The colonial rule saw the emergence of grew class whose members came mostly from the newly educated sections and the professionals created by the colonial establishment. This class is not attached to any royal court or religious establishment and was entirely on its own, except that it depended on the new colonial economy for its sustenance. Well versed; in their own traditions, this class encountered the full blast of the new ideas shaping the west, equipping them to view their own society and its institutions on their own merit.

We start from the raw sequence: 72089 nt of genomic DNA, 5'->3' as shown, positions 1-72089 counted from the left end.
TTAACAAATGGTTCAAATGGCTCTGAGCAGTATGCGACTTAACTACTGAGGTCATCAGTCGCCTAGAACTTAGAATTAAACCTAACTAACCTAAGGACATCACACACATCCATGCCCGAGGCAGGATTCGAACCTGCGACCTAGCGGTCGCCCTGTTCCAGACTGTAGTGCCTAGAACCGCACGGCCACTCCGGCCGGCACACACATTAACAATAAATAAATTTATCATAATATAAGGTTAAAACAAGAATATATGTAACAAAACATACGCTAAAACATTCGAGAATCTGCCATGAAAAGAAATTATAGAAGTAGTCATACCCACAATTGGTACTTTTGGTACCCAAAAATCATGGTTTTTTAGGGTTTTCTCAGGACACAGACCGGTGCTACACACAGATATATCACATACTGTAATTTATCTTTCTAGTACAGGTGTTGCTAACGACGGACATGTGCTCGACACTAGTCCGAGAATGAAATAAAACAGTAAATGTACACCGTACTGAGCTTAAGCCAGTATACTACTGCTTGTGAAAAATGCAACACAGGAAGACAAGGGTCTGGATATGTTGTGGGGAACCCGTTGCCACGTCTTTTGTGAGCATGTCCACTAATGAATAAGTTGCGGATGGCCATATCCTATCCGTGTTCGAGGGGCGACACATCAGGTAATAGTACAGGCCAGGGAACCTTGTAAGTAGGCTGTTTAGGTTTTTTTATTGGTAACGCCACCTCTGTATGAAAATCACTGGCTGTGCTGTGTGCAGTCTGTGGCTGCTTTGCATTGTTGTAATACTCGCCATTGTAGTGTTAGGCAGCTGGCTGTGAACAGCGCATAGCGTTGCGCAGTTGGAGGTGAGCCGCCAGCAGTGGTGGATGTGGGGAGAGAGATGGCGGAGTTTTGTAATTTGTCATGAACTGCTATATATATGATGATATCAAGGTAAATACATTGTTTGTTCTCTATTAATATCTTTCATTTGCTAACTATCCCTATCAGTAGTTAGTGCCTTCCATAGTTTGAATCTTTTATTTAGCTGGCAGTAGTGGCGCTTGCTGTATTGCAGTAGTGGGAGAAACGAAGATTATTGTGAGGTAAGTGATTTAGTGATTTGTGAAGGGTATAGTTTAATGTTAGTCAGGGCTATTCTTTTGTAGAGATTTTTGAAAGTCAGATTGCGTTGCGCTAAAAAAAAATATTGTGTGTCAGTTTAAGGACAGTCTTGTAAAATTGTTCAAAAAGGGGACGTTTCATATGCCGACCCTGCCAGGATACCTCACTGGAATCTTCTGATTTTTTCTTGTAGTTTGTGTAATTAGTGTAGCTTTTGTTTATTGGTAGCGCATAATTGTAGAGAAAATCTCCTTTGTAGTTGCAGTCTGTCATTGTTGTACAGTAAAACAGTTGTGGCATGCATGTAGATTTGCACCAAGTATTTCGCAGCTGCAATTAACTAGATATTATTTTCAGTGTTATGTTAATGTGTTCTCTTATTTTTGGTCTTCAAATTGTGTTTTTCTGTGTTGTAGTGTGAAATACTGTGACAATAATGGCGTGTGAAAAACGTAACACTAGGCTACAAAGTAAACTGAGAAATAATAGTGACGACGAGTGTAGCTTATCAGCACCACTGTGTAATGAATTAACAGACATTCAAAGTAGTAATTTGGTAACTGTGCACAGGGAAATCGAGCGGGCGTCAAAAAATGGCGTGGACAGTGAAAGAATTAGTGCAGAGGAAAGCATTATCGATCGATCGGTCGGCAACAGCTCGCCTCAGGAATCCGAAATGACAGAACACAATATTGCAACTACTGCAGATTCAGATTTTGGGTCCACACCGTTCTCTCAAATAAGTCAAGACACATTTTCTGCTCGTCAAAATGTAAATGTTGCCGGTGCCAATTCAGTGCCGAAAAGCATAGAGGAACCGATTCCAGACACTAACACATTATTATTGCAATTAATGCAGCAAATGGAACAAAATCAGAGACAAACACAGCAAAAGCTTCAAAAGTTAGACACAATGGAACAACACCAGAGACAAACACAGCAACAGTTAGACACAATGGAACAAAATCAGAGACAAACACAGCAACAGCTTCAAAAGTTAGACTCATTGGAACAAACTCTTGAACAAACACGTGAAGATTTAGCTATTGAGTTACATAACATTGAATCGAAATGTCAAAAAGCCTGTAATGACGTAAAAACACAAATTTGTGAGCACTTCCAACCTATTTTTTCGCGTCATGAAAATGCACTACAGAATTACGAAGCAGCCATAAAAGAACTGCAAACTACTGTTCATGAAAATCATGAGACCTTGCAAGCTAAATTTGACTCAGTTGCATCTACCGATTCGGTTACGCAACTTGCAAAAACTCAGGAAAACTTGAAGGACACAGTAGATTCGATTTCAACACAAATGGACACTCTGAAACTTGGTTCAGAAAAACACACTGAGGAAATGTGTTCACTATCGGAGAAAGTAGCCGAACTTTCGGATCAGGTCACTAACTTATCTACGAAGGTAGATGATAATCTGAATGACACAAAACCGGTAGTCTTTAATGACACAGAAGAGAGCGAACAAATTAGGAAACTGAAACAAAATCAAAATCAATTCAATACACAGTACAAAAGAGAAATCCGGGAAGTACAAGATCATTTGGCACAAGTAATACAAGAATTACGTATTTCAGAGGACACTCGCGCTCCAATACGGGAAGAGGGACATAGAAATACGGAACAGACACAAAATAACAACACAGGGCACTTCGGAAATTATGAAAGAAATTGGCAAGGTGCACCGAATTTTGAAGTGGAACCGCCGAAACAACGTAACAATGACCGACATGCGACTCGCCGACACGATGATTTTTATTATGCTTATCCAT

They found that-infanticide polygamy, sati, practice of untouchability, prohibition of female education and widow remarriage, and absence of any critical knowledge system characterised their society. Further, religious and social practices were inseparable, legitimising all inhuman practices through recourse to religion. Education in the classical mode imparted in Sanskrit, Arabic or Persian was devoid of any critical component. It was also based on caste and gender discriminations-non-Brahmins and women were not allowed Sanskrit education